Early October: Students brainstormed topics and project organization and engaged in independent research.

Mid-October: Students submitted a proposal for their individual contributions to the final project and received instructor feedback.

Mid-October to late November: Students continued independent research; uploaded chosen artifacts (with metadata) to our Omeka instance; and drafted historical annotations in Neatline.

Late November: Students conducted peer-review of each other’s Neatline annotations and revised their Neatline annotations based on peer feedback.

December: Students finalized their Neatline annotations and engaged in a group discussion about the site.

Challenges & Opportunities

What, if anything, changed between beginning your project and its current/final form?

At the beginning of the project, I conceptualized the history of the university as primarily a story about the addition, disappearance, and transformation of academic programs, but the students were (probably rightly) much more interested in the student experience. I wanted to give students as much space to pursue projects that drew their interest so exercised relatively light editorial control; thus, the final map has many more annotations about student dorms and sports teams, for example, than I imagined at the beginning of the project.

We also discovered that maps and timelines in Neatline can quickly look cluttered, so we had to significantly reduce the planned number of annotations and waypoints to avoid overwhelming the viewer.

The summer workshop and the written guidelines gave me the confidence to teach the course, but I was by no means an expert user of Neatline. The course was a learning experience for both myself and the students, but in some ways that strengthened the feeling of community in the class. When unexpected problems arose, we had to learn how to solve them together.

Is there anything specific you wish you had known when beginning your project that might help other people to know?

I wish I had spent more time teaching students about metadata and had created assignments specifically to assess how accurately they collected it and entered it into Omeka. The university librarian who visited the course taught students about metadata, why it is important, and what each metadata field meant, and students were taught how to enter such information into Omeka. Nevertheless, students struggled to consistently record the metadata of the artifacts and images they found, especially as deadlines approached. Students thought of the map and their own exhibits as the “real” products and invested themselves primarily in those; since the metadata of their items in Omeka was less immediately visible to viewers, students did not focus on it as much. With the number of artifacts they were collecting and uploading, it was also impossible for me to double-check the accuracy of each entry. Instructors who want students to focus on this more need to make the metadata seem like an integral part of the exhibit and not merely something that lives in the background. Developing stricter guidelines that promoted consistency and designing assignments, perhaps with peer review, about metadata would help with this issue.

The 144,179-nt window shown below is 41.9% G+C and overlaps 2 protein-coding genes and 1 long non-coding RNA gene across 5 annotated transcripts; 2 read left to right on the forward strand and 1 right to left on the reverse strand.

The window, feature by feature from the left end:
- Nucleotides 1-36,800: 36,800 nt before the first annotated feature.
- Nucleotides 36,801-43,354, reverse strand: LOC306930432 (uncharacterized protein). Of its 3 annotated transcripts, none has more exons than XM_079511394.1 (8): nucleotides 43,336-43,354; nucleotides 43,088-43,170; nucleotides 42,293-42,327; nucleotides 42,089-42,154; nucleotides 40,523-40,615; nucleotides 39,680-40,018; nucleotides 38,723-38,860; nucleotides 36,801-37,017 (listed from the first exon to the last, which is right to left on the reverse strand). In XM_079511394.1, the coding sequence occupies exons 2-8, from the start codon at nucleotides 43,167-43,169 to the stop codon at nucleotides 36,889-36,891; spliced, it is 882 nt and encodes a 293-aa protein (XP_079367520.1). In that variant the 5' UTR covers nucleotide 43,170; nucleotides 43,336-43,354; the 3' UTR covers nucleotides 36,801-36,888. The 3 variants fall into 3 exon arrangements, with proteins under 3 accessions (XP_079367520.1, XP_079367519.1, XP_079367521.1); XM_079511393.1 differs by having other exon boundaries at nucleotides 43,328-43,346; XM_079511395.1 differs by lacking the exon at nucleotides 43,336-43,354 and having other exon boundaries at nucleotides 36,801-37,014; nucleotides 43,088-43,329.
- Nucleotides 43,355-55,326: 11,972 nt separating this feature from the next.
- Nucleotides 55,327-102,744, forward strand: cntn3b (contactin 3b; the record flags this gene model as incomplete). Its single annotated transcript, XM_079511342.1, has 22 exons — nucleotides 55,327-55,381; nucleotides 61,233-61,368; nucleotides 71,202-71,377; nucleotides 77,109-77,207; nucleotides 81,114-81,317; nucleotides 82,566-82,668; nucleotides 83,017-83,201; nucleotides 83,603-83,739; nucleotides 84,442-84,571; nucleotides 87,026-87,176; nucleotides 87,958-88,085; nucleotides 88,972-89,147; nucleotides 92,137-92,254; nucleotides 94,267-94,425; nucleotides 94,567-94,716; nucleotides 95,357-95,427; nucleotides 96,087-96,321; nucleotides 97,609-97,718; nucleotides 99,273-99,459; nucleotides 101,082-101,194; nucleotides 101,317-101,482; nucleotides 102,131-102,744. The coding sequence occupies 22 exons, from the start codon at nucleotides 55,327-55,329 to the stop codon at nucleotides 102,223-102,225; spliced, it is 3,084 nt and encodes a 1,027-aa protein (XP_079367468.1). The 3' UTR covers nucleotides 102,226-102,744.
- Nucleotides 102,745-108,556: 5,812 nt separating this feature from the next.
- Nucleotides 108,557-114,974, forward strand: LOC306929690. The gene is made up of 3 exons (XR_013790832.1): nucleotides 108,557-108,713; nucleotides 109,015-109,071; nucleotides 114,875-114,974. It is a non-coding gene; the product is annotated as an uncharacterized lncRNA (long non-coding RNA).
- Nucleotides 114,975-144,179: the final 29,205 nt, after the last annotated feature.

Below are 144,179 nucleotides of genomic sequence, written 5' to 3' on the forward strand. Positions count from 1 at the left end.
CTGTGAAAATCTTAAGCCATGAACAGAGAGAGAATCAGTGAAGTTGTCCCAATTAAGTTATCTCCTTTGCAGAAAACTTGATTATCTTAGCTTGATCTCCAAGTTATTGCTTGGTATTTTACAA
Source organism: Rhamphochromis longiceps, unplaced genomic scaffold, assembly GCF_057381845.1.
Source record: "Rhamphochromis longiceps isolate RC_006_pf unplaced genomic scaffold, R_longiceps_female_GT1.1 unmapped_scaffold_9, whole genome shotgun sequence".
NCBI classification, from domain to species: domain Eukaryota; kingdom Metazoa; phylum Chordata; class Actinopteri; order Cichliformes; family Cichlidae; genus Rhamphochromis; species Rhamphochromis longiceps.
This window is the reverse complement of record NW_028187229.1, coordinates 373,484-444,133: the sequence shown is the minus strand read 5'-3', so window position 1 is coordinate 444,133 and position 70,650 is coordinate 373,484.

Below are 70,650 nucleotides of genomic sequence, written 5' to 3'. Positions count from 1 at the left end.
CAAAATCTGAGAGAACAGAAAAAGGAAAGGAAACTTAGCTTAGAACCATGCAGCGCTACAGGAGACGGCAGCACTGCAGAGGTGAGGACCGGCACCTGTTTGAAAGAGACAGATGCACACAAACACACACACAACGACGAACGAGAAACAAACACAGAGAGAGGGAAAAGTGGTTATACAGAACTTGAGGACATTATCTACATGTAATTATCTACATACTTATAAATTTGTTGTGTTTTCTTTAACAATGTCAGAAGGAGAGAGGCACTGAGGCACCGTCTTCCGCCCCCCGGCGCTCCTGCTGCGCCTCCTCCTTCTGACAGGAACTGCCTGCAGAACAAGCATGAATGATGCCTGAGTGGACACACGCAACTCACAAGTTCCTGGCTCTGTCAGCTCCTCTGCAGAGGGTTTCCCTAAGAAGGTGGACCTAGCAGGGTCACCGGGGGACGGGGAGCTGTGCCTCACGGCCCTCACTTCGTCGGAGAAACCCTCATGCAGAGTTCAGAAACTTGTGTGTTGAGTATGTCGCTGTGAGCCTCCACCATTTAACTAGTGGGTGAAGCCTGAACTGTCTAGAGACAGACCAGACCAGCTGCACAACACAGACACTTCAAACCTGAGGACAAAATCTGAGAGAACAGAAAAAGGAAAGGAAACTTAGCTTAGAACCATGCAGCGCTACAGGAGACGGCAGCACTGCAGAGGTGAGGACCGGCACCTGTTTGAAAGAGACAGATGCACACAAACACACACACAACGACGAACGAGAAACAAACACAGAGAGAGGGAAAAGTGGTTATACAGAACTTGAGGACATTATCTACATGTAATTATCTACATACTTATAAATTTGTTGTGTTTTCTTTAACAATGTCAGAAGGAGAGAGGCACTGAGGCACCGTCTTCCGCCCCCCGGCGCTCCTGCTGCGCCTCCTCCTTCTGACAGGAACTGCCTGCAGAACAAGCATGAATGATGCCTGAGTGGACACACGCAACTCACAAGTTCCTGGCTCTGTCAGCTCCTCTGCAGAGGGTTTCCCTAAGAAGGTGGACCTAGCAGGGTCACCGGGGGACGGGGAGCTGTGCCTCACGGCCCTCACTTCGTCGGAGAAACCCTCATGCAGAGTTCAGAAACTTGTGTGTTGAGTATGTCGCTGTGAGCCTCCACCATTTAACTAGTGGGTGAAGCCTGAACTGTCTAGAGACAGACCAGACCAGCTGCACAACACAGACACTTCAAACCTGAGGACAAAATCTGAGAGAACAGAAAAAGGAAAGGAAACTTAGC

I also wished I had worked out in advance a greater degree of access for students to the physical university archives. While the library was generous with its digital resources, it was much more reluctant to allow students direct physical access to materials.

Next Steps

Do you have any plans to follow up on this project or work on something similar in the future?

I have no plans to work further on this map, but I have already used Omeka in other contexts, including as a platform for individual student projects in a Renaissance and Reformation course.

Publications & Presentations

The project was presented informally to university students and stakeholders.